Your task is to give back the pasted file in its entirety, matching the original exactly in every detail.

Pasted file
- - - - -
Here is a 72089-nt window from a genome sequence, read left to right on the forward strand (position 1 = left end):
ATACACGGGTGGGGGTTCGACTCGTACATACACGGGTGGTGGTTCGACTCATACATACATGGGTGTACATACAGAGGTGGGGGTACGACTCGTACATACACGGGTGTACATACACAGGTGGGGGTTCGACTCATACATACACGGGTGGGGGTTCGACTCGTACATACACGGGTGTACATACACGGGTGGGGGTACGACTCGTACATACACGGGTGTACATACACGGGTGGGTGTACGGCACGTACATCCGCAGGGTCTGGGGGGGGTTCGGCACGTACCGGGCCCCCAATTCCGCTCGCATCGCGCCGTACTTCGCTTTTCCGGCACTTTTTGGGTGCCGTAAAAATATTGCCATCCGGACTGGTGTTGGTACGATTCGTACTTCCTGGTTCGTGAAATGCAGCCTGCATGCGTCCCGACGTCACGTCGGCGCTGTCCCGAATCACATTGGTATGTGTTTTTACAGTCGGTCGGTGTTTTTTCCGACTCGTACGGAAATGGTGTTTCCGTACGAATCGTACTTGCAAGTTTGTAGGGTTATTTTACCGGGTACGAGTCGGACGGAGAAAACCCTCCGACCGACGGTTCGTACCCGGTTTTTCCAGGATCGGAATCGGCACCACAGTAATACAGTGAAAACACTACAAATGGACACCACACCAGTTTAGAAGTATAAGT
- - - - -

Here is a 72089-nt window from a genome sequence, read left to right on the forward strand (position 1 = left end):
ATACACGGGTGGGGGTTCGACTCGTACATACACGGGTGGTGGTTCGACTCATACATACATGGGTGTACATACAGAGGTGGGGGTACGACTCGTACATACACGGGTGTACATACACAGGTGGGGGTTCGACTCATACATACACGGGTGGGGGTTCGACTCGTACATACACGGGTGTACATACACGGGTGGGGGTACGACTCGTACATACACGGGTGTACATACACGGGTGGGTGTACGGCACGTACATCCGCAGGGTCTGGGGGGGGTTCGGCACGTACCGGGCCCCCAATTCCGCTCGCATCGCGCCGTACTTCGCTTTTCCGGCACTTTTTGGGTGCCGTAAAAATATTGCCATCCGGACTGGTGTTGGTACGATTCGTACTTCCTGGTTCGTGAAATGCAGCCTGCATGCGTCCCGACGTCACGTCGGCGCTGTCCCGAATCACATTGGTATGTGTTTTTACAGTCGGTCGGTGTTTTTTCCGACTCGTACGGAAATGGTGTTTCCGTACGAATCGTACTTGCAAGTTTGTAGGGTTATTTTACCGGGTACGAGTCGGACGGAGAAAACCCTCCGACCGACGGTTCGTACCCGGTTTTTCCAGGATCGGAATCGGCACCACAGTAATACAGTGAAAACACTACAAATGGACACCACACCAGTTTAGAAGTATAAGT